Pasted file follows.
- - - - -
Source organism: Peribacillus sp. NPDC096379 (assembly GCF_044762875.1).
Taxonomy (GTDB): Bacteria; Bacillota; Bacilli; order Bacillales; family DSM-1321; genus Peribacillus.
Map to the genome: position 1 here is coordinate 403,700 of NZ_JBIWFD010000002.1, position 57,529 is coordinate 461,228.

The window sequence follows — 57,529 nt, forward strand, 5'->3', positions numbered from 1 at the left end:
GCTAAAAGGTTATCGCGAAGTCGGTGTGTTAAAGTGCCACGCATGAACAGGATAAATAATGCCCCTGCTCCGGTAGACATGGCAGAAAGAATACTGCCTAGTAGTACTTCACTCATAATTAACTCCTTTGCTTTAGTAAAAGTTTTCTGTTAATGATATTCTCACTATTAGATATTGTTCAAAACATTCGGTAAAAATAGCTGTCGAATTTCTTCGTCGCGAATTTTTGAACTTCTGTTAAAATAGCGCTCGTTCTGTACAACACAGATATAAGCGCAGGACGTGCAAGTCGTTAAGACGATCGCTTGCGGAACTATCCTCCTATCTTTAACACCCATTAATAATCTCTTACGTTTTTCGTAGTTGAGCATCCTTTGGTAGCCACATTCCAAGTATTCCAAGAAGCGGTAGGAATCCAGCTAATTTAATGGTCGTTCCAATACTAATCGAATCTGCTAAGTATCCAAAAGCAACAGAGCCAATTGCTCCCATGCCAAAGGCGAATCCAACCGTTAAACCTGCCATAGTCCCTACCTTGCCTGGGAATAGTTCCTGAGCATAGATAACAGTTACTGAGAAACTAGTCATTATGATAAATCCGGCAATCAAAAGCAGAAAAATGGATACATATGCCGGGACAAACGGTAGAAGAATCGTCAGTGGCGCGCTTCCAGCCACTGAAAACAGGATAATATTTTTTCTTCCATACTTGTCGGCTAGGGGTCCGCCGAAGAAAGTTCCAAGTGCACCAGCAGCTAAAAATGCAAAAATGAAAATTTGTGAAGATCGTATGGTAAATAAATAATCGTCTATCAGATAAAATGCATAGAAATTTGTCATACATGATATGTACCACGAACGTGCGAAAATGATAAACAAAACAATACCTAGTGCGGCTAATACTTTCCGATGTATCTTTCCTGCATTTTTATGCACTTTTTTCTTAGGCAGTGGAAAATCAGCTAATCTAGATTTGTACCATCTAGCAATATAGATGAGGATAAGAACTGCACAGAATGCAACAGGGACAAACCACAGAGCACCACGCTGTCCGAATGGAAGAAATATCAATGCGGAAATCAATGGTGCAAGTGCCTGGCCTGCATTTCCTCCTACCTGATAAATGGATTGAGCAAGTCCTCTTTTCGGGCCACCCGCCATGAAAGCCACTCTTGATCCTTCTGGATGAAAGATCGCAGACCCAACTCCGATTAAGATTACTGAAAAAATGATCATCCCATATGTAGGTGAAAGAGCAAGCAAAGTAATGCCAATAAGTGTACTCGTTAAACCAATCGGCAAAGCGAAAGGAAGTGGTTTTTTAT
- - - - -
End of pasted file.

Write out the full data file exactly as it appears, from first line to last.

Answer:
Source organism: Peribacillus sp. NPDC096379 (assembly GCF_044762875.1).
Taxonomy (GTDB): Bacteria; Bacillota; Bacilli; order Bacillales; family DSM-1321; genus Peribacillus.
Map to the genome: position 1 here is coordinate 403,700 of NZ_JBIWFD010000002.1, position 57,529 is coordinate 461,228.

The window sequence follows — 57,529 nt, forward strand, 5'->3', positions numbered from 1 at the left end:
GCTAAAAGGTTATCGCGAAGTCGGTGTGTTAAAGTGCCACGCATGAACAGGATAAATAATGCCCCTGCTCCGGTAGACATGGCAGAAAGAATACTGCCTAGTAGTACTTCACTCATAATTAACTCCTTTGCTTTAGTAAAAGTTTTCTGTTAATGATATTCTCACTATTAGATATTGTTCAAAACATTCGGTAAAAATAGCTGTCGAATTTCTTCGTCGCGAATTTTTGAACTTCTGTTAAAATAGCGCTCGTTCTGTACAACACAGATATAAGCGCAGGACGTGCAAGTCGTTAAGACGATCGCTTGCGGAACTATCCTCCTATCTTTAACACCCATTAATAATCTCTTACGTTTTTCGTAGTTGAGCATCCTTTGGTAGCCACATTCCAAGTATTCCAAGAAGCGGTAGGAATCCAGCTAATTTAATGGTCGTTCCAATACTAATCGAATCTGCTAAGTATCCAAAAGCAACAGAGCCAATTGCTCCCATGCCAAAGGCGAATCCAACCGTTAAACCTGCCATAGTCCCTACCTTGCCTGGGAATAGTTCCTGAGCATAGATAACAGTTACTGAGAAACTAGTCATTATGATAAATCCGGCAATCAAAAGCAGAAAAATGGATACATATGCCGGGACAAACGGTAGAAGAATCGTCAGTGGCGCGCTTCCAGCCACTGAAAACAGGATAATATTTTTTCTTCCATACTTGTCGGCTAGGGGTCCGCCGAAGAAAGTTCCAAGTGCACCAGCAGCTAAAAATGCAAAAATGAAAATTTGTGAAGATCGTATGGTAAATAAATAATCGTCTATCAGATAAAATGCATAGAAATTTGTCATACATGATATGTACCACGAACGTGCGAAAATGATAAACAAAACAATACCTAGTGCGGCTAATACTTTCCGATGTATCTTTCCTGCATTTTTATGCACTTTTTTCTTAGGCAGTGGAAAATCAGCTAATCTAGATTTGTACCATCTAGCAATATAGATGAGGATAAGAACTGCACAGAATGCAACAGGGACAAACCACAGAGCACCACGCTGTCCGAATGGAAGAAATATCAATGCGGAAATCAATGGTGCAAGTGCCTGGCCTGCATTTCCTCCTACCTGATAAATGGATTGAGCAAGTCCTCTTTTCGGGCCACCCGCCATGAAAGCCACTCTTGATCCTTCTGGATGAAAGATCGCAGACCCAACTCCGATTAAGATTACTGAAAAAATGATCATCCCATATGTAGGTGAAAGAGCAAGCAAAGTAATGCCAATAAGTGTACTCGTTAAACCAATCGGCAAAGCGAAAGGAAGTGGTTTTTTAT